This content is from: Germany

Germany: Federal Fiscal Court upholds time limits for input VAT deduction

German court rejects taxpayer’s claim for input VAT deduction and sticks to previous decision on time limits.

The German Federal Fiscal Court has handed down a new decision on the time limits for input VAT deduction. Originally, it was expected to decide on the requirements for the deduction of import VAT by a warehouse keeper. According to the court’s decision, this question was not of significance. Rather, the Federal Fiscal Court confirmed a decision of the 11th chamber regarding time limits for input VAT deduction (decision of December 1 2010, XI R 28/08).

Decision of the Federal Fiscal Court
Initially, the Customs authorities assessed import VAT against the appellant for the fiscal year 2008. However, the appellant claimed the respective input VAT deduction only in the fiscal year 2009.

The Federal Fiscal Court rejected the deduction of input VAT in 2009. The decision was based on the wording of the general provisions both of the German VAT Act and the VAT Directive. As a result, the decision is not solely authoritative about input VAT deduction in terms of import VAT or input VAT deduction in general.

Consequences in practice
To facilitate matters, it is not uncommon to claim input VAT in the current VAT period even if the requirements have already been met in a prior period. This is not without risk, though tax auditors do not usually challenge it. The input VAT deduction would have to be rejected based on a respective assessment by the tax auditor. In general, the enforcement of an input VAT deduction is possible by filing an amendment for the appropriate period. However, this depends on whether the tax assessment is materially definitive or not. If the tax assessment is no longer amendable, according to the decision of the Federal Fiscal Court, the input VAT is no longer deductible. For this reason, and to avoid further consequences, taxable persons are not permitted to deduct input VAT in such cases.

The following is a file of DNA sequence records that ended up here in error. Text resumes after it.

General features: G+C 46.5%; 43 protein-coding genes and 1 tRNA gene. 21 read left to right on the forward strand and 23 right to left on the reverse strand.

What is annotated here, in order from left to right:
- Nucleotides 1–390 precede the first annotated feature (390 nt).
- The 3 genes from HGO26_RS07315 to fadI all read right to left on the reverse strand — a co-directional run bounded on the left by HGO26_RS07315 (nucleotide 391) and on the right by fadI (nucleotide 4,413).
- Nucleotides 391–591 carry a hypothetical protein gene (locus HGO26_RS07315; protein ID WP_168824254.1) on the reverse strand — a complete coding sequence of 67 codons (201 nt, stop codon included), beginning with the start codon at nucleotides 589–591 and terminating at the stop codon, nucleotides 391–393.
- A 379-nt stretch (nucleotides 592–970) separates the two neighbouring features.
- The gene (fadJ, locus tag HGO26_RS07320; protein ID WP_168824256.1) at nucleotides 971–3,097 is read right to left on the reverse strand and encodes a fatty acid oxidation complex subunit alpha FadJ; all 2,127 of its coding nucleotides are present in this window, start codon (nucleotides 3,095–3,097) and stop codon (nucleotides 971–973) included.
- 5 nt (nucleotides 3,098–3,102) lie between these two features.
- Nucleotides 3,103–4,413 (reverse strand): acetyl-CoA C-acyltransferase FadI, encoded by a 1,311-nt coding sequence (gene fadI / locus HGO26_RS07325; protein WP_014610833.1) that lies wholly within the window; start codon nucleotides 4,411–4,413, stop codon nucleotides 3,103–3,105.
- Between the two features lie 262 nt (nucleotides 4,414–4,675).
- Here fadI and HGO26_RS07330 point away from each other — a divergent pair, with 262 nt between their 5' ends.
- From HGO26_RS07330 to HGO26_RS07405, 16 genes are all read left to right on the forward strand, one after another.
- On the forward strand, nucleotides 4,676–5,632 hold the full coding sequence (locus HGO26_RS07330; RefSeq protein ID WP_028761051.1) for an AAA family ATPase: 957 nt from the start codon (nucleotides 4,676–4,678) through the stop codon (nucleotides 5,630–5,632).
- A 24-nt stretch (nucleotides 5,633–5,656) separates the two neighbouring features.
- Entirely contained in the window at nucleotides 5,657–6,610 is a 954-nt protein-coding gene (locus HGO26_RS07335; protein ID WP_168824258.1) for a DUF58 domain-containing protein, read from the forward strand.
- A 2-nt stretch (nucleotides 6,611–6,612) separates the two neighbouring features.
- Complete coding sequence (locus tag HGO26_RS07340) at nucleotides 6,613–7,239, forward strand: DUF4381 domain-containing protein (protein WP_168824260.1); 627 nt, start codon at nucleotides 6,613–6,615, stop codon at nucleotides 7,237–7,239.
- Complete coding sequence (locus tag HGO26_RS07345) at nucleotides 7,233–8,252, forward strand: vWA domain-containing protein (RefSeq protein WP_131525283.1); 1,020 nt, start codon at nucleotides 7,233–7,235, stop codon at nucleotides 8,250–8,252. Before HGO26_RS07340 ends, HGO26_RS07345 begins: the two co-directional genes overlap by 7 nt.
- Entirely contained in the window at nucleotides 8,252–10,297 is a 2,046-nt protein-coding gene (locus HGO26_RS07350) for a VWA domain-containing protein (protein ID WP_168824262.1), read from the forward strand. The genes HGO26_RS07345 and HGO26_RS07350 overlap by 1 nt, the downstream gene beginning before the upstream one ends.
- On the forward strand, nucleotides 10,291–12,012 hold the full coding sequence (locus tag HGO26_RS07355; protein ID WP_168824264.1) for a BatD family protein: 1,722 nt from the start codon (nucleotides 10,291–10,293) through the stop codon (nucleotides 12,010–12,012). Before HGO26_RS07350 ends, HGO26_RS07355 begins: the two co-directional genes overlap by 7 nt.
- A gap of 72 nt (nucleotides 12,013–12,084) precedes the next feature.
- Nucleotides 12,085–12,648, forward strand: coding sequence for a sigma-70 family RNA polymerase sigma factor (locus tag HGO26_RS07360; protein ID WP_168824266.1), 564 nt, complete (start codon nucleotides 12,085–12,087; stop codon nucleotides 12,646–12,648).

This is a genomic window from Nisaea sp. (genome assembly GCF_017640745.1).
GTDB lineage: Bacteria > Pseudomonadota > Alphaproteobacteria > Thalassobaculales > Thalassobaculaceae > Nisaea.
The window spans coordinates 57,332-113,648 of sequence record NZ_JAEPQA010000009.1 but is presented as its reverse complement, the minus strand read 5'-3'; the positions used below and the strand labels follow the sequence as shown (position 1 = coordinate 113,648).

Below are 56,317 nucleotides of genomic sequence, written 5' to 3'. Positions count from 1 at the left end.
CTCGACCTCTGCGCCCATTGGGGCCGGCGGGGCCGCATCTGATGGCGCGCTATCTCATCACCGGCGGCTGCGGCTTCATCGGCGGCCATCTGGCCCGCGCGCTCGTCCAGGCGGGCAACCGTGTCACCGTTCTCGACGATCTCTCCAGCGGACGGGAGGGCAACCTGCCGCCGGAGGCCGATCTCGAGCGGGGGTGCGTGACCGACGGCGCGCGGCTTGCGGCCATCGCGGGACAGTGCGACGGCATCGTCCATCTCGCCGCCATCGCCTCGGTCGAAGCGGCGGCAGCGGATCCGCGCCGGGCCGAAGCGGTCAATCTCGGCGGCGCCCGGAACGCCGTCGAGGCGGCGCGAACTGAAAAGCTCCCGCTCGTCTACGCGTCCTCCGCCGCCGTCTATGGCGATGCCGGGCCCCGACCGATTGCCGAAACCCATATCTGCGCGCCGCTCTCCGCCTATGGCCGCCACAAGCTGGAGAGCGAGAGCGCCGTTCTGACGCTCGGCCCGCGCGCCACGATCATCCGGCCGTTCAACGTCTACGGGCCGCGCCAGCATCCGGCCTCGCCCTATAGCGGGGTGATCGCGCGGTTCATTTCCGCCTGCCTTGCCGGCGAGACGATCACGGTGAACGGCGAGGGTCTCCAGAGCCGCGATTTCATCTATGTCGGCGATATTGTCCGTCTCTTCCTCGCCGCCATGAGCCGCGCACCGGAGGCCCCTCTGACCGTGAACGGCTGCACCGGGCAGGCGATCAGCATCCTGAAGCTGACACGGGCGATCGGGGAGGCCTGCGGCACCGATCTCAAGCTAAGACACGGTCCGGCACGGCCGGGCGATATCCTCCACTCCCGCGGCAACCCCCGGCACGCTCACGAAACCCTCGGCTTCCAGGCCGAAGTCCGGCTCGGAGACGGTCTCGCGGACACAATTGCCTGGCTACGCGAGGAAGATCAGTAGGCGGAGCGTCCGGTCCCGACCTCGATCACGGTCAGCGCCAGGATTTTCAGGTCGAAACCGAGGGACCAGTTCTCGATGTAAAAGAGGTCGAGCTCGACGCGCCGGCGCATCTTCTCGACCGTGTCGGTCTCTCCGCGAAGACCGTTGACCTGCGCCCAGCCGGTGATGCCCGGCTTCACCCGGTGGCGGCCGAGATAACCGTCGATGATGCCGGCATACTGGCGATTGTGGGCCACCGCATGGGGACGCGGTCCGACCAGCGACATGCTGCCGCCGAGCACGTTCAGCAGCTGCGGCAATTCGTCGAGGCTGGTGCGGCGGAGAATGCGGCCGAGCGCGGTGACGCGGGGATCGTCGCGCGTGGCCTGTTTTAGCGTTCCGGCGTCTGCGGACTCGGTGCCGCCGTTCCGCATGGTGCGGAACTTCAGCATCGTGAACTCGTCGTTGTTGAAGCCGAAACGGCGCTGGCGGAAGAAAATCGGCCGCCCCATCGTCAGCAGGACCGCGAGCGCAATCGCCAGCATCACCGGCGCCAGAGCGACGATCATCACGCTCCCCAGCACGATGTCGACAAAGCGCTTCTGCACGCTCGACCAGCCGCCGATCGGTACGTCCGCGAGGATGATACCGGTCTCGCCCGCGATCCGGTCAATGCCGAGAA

The time limit for input VAT deduction does not affect cases in which invoices charging VAT are received at a later time, for example, due to a necessary correction of the invoice or because the original has been lost in the post.

In practice, it might be difficult to claim a deduction of import VAT which is paid by third parties, if the third party charges the disbursed import VAT quite late (for example, because a claim for input VAT deduction by the third party was rejected as it was not entitled to an input VAT deduction due to not having the right to dispose of the goods). In the opinion of the German tax authorities, it is the time at which the import VAT is incurred, (date of import VAT assessment notification), which is significant for the appropriate VAT period, not its charge. In such cases, there is a high risk that the actual beneficiary of the input VAT deduction may no longer apply for the deduction, as the tax assessment for the appropriate period is already definitive.

Christian Salder (christian.salder@kmlz.de) is a partner of KÜFFNER MAUNZ LANGER ZUGMAIER, the principal Germany correspondents of the indirect tax channel on www.internationaltaxreview.com

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